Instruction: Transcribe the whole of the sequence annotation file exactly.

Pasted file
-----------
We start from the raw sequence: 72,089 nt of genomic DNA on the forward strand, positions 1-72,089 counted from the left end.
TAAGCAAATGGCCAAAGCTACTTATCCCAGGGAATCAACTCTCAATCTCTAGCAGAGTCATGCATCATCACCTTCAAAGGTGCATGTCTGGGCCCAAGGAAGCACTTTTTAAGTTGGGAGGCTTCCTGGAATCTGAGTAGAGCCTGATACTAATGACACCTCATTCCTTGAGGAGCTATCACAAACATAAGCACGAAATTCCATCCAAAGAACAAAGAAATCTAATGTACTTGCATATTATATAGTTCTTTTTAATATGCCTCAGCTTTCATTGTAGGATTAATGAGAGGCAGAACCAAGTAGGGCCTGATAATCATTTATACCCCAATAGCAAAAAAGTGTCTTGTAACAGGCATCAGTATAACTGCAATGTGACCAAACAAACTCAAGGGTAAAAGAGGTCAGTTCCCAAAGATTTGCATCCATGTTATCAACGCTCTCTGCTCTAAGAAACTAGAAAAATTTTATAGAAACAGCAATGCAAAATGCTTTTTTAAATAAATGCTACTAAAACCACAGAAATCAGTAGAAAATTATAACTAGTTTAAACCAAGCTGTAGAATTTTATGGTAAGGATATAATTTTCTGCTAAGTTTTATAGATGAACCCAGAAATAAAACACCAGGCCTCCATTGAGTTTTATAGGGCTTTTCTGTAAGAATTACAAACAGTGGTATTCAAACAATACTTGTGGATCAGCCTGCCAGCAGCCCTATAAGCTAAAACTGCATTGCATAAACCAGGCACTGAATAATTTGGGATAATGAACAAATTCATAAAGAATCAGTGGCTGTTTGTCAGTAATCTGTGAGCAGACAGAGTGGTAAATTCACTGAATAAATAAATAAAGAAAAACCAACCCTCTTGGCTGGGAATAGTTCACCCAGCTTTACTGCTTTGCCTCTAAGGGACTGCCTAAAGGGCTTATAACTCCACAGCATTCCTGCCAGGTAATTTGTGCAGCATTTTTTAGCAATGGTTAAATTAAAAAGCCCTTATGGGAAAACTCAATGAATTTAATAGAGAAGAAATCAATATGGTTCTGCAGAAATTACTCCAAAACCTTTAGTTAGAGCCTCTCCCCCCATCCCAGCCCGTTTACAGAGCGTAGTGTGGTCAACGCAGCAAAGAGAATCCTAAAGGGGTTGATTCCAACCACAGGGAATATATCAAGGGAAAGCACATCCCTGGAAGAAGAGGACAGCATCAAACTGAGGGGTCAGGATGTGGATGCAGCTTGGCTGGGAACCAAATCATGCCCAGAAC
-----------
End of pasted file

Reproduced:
We start from the raw sequence: 72,089 nt of genomic DNA on the forward strand, positions 1-72,089 counted from the left end.
TAAGCAAATGGCCAAAGCTACTTATCCCAGGGAATCAACTCTCAATCTCTAGCAGAGTCATGCATCATCACCTTCAAAGGTGCATGTCTGGGCCCAAGGAAGCACTTTTTAAGTTGGGAGGCTTCCTGGAATCTGAGTAGAGCCTGATACTAATGACACCTCATTCCTTGAGGAGCTATCACAAACATAAGCACGAAATTCCATCCAAAGAACAAAGAAATCTAATGTACTTGCATATTATATAGTTCTTTTTAATATGCCTCAGCTTTCATTGTAGGATTAATGAGAGGCAGAACCAAGTAGGGCCTGATAATCATTTATACCCCAATAGCAAAAAAGTGTCTTGTAACAGGCATCAGTATAACTGCAATGTGACCAAACAAACTCAAGGGTAAAAGAGGTCAGTTCCCAAAGATTTGCATCCATGTTATCAACGCTCTCTGCTCTAAGAAACTAGAAAAATTTTATAGAAACAGCAATGCAAAATGCTTTTTTAAATAAATGCTACTAAAACCACAGAAATCAGTAGAAAATTATAACTAGTTTAAACCAAGCTGTAGAATTTTATGGTAAGGATATAATTTTCTGCTAAGTTTTATAGATGAACCCAGAAATAAAACACCAGGCCTCCATTGAGTTTTATAGGGCTTTTCTGTAAGAATTACAAACAGTGGTATTCAAACAATACTTGTGGATCAGCCTGCCAGCAGCCCTATAAGCTAAAACTGCATTGCATAAACCAGGCACTGAATAATTTGGGATAATGAACAAATTCATAAAGAATCAGTGGCTGTTTGTCAGTAATCTGTGAGCAGACAGAGTGGTAAATTCACTGAATAAATAAATAAAGAAAAACCAACCCTCTTGGCTGGGAATAGTTCACCCAGCTTTACTGCTTTGCCTCTAAGGGACTGCCTAAAGGGCTTATAACTCCACAGCATTCCTGCCAGGTAATTTGTGCAGCATTTTTTAGCAATGGTTAAATTAAAAAGCCCTTATGGGAAAACTCAATGAATTTAATAGAGAAGAAATCAATATGGTTCTGCAGAAATTACTCCAAAACCTTTAGTTAGAGCCTCTCCCCCCATCCCAGCCCGTTTACAGAGCGTAGTGTGGTCAACGCAGCAAAGAGAATCCTAAAGGGGTTGATTCCAACCACAGGGAATATATCAAGGGAAAGCACATCCCTGGAAGAAGAGGACAGCATCAAACTGAGGGGTCAGGATGTGGATGCAGCTTGGCTGGGAACCAAATCATGCCCAGAAC